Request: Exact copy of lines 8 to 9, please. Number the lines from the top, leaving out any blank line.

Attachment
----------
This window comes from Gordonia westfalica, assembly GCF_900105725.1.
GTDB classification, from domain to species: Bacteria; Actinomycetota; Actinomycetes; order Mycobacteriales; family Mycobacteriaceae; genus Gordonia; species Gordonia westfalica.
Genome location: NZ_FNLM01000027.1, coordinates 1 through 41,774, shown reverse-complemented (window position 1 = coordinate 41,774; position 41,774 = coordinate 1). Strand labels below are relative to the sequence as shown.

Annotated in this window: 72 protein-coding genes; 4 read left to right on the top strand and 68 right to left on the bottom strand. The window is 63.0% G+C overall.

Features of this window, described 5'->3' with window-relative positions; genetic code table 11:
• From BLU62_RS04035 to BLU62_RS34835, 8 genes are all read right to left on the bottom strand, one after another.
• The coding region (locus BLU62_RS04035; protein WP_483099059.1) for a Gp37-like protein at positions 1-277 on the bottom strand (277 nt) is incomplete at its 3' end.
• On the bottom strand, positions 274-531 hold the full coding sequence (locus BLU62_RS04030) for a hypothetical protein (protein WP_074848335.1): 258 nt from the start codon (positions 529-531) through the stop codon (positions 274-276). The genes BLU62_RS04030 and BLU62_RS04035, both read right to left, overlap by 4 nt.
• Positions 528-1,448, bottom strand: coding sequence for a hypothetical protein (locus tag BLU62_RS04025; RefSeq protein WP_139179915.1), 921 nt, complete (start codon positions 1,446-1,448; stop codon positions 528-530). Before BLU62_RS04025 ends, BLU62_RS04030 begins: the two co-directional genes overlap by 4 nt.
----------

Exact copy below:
• On the bottom strand, positions 274-531 hold the full coding sequence (locus BLU62_RS04030) for a hypothetical protein (protein WP_074848335.1): 258 nt from the start codon (positions 529-531) through the stop codon (positions 274-276). The genes BLU62_RS04030 and BLU62_RS04035, both read right to left, overlap by 4 nt.
• Positions 528-1,448, bottom strand: coding sequence for a hypothetical protein (locus tag BLU62_RS04025; RefSeq protein WP_139179915.1), 921 nt, complete (start codon positions 1,446-1,448; stop codon positions 528-530). Before BLU62_RS04025 ends, BLU62_RS04030 begins: the two co-directional genes overlap by 4 nt.